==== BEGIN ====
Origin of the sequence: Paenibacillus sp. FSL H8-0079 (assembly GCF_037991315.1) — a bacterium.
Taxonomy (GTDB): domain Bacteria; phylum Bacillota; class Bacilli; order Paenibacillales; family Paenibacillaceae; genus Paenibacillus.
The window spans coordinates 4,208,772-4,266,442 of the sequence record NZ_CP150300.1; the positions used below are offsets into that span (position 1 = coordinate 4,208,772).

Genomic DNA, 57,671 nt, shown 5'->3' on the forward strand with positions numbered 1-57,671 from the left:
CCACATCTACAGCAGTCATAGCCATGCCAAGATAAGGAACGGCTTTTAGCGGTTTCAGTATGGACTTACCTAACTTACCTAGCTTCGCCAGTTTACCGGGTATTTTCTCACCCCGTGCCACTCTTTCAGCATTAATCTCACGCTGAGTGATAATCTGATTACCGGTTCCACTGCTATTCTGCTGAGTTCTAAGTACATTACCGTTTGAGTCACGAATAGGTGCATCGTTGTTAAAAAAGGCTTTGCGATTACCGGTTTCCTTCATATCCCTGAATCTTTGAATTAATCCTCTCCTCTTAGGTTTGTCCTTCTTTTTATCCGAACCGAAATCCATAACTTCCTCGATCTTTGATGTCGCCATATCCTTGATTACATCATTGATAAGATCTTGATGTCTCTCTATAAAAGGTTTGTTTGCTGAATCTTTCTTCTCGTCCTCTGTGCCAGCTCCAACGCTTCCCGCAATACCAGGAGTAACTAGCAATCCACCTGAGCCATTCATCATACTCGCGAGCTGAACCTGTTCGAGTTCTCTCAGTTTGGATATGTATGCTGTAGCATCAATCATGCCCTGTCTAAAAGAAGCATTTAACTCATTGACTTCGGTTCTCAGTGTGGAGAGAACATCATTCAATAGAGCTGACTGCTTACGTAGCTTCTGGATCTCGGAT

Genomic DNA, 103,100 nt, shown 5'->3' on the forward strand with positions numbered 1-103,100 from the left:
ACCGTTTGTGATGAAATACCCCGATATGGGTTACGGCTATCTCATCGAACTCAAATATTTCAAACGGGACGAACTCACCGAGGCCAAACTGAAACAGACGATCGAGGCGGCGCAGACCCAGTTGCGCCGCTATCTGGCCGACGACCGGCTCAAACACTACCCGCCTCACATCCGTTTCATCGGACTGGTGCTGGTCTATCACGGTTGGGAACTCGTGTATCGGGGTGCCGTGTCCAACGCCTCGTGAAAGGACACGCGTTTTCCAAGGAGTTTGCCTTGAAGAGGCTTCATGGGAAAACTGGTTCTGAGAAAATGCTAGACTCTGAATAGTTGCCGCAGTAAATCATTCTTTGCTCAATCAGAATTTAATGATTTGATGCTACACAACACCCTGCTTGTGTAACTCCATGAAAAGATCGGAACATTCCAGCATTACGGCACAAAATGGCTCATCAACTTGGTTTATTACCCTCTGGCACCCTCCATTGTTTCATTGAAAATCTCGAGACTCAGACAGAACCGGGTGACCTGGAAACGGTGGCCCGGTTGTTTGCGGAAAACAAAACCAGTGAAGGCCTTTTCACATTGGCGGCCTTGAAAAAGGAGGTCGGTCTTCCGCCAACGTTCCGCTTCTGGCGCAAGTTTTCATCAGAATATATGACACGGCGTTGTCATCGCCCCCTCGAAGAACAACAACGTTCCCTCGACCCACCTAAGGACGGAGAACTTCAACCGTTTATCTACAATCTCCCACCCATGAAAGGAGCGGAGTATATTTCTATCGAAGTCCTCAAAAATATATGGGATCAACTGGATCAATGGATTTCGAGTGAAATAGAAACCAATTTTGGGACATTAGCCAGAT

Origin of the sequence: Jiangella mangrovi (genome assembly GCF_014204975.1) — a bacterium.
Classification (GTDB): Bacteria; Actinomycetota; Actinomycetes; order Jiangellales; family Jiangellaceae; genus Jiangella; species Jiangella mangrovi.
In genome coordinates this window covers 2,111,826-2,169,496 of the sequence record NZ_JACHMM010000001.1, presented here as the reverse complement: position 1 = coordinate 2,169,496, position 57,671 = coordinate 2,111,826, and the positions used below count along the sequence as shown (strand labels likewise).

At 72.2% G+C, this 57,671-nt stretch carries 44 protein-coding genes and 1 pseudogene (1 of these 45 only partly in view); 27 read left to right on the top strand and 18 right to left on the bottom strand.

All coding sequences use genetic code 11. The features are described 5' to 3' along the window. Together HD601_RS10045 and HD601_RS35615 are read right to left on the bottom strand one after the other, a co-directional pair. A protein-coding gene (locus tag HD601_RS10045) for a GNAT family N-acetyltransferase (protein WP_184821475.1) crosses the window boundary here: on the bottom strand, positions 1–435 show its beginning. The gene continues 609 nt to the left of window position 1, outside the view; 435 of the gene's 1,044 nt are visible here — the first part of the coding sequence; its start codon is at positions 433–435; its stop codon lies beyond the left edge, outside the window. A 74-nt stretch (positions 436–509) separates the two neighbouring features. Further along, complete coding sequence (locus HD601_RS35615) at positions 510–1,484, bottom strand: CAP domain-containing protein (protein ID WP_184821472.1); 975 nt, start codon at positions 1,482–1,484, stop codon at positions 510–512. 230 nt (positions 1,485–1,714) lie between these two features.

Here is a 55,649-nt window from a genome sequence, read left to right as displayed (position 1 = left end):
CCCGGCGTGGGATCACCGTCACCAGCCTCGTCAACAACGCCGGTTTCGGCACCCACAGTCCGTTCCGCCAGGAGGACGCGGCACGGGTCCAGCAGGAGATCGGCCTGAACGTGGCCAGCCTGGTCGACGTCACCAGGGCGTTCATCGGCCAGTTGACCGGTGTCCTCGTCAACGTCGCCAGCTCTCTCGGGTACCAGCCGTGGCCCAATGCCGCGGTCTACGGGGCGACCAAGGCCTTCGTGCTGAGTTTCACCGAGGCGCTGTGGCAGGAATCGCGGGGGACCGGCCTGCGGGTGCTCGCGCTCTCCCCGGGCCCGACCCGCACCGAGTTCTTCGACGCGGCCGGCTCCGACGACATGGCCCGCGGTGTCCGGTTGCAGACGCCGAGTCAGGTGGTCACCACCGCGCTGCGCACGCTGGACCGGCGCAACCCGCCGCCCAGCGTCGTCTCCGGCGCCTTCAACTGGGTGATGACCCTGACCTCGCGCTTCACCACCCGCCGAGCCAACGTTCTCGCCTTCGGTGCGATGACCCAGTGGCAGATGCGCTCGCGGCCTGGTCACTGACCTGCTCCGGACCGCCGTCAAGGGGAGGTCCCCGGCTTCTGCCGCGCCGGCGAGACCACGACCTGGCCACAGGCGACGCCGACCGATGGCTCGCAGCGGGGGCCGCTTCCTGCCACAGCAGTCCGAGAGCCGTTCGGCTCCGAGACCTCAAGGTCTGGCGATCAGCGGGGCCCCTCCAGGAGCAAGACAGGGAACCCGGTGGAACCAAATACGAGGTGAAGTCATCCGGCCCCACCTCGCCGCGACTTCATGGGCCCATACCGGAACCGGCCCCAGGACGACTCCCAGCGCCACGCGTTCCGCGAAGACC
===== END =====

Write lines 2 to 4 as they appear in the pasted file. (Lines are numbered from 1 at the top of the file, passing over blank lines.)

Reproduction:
Taxonomy (GTDB): domain Bacteria; phylum Bacillota; class Bacilli; order Paenibacillales; family Paenibacillaceae; genus Paenibacillus.
The window spans coordinates 4,208,772-4,266,442 of the sequence record NZ_CP150300.1; the positions used below are offsets into that span (position 1 = coordinate 4,208,772).

Genomic DNA, 57,671 nt, shown 5'->3' on the forward strand with positions numbered 1-57,671 from the left: